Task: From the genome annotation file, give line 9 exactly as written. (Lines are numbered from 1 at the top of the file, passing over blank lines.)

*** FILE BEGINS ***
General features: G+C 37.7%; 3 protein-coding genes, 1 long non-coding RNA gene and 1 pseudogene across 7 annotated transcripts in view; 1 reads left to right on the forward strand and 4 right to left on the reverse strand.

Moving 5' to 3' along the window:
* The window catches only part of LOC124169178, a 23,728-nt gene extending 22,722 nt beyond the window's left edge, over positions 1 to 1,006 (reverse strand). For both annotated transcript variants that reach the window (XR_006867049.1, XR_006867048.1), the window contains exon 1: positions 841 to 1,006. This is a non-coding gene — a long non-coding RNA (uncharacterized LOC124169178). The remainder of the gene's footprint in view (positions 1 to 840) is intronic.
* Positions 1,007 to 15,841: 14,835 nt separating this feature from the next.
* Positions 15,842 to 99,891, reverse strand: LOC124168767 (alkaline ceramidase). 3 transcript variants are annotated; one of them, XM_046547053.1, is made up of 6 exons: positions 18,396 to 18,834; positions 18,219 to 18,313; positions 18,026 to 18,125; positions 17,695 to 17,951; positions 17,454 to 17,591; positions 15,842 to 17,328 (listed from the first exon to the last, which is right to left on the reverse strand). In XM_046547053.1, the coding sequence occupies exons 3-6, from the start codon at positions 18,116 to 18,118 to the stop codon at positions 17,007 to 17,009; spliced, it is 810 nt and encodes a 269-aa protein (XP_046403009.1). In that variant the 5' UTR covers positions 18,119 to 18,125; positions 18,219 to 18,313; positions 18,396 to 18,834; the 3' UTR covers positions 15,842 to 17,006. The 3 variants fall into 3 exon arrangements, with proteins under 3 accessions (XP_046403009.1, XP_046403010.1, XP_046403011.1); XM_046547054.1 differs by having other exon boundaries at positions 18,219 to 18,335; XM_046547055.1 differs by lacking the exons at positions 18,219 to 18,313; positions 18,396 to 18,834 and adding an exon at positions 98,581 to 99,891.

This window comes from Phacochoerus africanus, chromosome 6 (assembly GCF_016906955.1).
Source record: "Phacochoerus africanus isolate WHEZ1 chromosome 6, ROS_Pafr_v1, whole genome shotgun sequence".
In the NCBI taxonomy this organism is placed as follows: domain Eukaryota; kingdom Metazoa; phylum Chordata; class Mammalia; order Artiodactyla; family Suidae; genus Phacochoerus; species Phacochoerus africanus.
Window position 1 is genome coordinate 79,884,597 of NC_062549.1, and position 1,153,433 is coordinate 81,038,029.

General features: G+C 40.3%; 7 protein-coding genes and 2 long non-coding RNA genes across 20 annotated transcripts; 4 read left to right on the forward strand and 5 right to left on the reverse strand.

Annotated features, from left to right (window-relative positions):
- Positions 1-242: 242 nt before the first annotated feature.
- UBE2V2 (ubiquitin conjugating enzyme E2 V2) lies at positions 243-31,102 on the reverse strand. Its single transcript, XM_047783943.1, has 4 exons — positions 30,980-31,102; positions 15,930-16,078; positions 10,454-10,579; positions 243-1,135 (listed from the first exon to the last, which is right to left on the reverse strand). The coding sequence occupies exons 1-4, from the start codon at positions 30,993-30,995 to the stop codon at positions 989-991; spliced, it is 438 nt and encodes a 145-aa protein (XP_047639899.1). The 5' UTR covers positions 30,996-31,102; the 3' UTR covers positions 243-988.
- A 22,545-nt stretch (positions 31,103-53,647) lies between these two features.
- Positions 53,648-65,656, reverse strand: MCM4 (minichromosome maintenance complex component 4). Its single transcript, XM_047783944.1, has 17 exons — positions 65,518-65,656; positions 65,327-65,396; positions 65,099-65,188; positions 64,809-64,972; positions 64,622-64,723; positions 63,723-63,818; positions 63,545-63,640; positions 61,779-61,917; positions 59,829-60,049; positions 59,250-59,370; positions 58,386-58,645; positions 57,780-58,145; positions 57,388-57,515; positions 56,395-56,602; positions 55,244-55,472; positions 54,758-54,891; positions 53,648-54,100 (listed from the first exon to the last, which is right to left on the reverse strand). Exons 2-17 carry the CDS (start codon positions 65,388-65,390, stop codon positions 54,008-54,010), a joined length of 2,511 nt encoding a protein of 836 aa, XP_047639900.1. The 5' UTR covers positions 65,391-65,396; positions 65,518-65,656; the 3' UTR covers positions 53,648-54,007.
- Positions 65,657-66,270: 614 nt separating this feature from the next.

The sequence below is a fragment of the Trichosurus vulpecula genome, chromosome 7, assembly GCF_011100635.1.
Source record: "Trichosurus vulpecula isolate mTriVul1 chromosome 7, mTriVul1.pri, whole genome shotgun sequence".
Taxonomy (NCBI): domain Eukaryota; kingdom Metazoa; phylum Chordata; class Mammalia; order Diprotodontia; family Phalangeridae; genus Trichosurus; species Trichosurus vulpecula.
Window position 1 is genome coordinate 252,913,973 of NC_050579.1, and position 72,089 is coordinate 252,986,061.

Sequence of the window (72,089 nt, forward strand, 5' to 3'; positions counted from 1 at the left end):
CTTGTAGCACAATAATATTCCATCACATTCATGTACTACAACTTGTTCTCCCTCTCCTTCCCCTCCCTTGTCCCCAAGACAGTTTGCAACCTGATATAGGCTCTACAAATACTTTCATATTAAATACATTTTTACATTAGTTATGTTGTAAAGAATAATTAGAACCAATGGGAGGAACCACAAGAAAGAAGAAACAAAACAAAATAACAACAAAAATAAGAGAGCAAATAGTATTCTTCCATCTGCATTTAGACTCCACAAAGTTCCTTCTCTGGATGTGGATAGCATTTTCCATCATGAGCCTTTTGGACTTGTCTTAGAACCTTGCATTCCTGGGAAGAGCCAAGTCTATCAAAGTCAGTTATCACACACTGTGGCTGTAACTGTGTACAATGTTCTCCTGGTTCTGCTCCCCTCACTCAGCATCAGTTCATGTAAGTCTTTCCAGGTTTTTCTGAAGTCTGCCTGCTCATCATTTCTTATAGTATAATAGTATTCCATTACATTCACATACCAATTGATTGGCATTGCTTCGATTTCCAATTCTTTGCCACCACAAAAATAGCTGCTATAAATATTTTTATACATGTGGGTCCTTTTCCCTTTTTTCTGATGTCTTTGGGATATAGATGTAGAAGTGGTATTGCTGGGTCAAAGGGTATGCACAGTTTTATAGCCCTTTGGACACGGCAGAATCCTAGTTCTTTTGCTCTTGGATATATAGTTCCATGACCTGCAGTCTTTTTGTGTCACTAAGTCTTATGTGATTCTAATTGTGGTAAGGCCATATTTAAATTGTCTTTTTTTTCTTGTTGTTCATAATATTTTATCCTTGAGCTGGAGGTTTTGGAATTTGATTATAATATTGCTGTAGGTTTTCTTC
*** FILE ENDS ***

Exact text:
Window position 1 is genome coordinate 79,884,597 of NC_062549.1, and position 1,153,433 is coordinate 81,038,029.